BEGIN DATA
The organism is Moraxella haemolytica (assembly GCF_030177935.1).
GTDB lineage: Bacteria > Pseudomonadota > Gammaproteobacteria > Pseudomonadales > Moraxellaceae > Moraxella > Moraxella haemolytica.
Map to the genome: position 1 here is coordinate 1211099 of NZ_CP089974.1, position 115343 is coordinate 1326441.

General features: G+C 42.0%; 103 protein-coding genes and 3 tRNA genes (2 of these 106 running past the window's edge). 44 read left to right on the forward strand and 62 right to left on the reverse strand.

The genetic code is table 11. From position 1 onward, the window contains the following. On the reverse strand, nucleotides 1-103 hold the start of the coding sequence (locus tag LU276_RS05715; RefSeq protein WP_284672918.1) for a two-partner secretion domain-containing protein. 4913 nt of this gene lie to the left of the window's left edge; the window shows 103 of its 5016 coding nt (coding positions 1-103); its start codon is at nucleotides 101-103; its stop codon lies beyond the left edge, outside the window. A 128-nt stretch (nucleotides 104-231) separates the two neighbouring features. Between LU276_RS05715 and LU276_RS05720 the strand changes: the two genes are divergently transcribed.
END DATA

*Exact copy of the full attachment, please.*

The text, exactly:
The organism is Moraxella haemolytica (assembly GCF_030177935.1).
GTDB lineage: Bacteria > Pseudomonadota > Gammaproteobacteria > Pseudomonadales > Moraxellaceae > Moraxella > Moraxella haemolytica.
Map to the genome: position 1 here is coordinate 1211099 of NZ_CP089974.1, position 115343 is coordinate 1326441.

General features: G+C 42.0%; 103 protein-coding genes and 3 tRNA genes (2 of these 106 running past the window's edge). 44 read left to right on the forward strand and 62 right to left on the reverse strand.

The genetic code is table 11. From position 1 onward, the window contains the following. On the reverse strand, nucleotides 1-103 hold the start of the coding sequence (locus tag LU276_RS05715; RefSeq protein WP_284672918.1) for a two-partner secretion domain-containing protein. 4913 nt of this gene lie to the left of the window's left edge; the window shows 103 of its 5016 coding nt (coding positions 1-103); its start codon is at nucleotides 101-103; its stop codon lies beyond the left edge, outside the window. A 128-nt stretch (nucleotides 104-231) separates the two neighbouring features. Between LU276_RS05715 and LU276_RS05720 the strand changes: the two genes are divergently transcribed.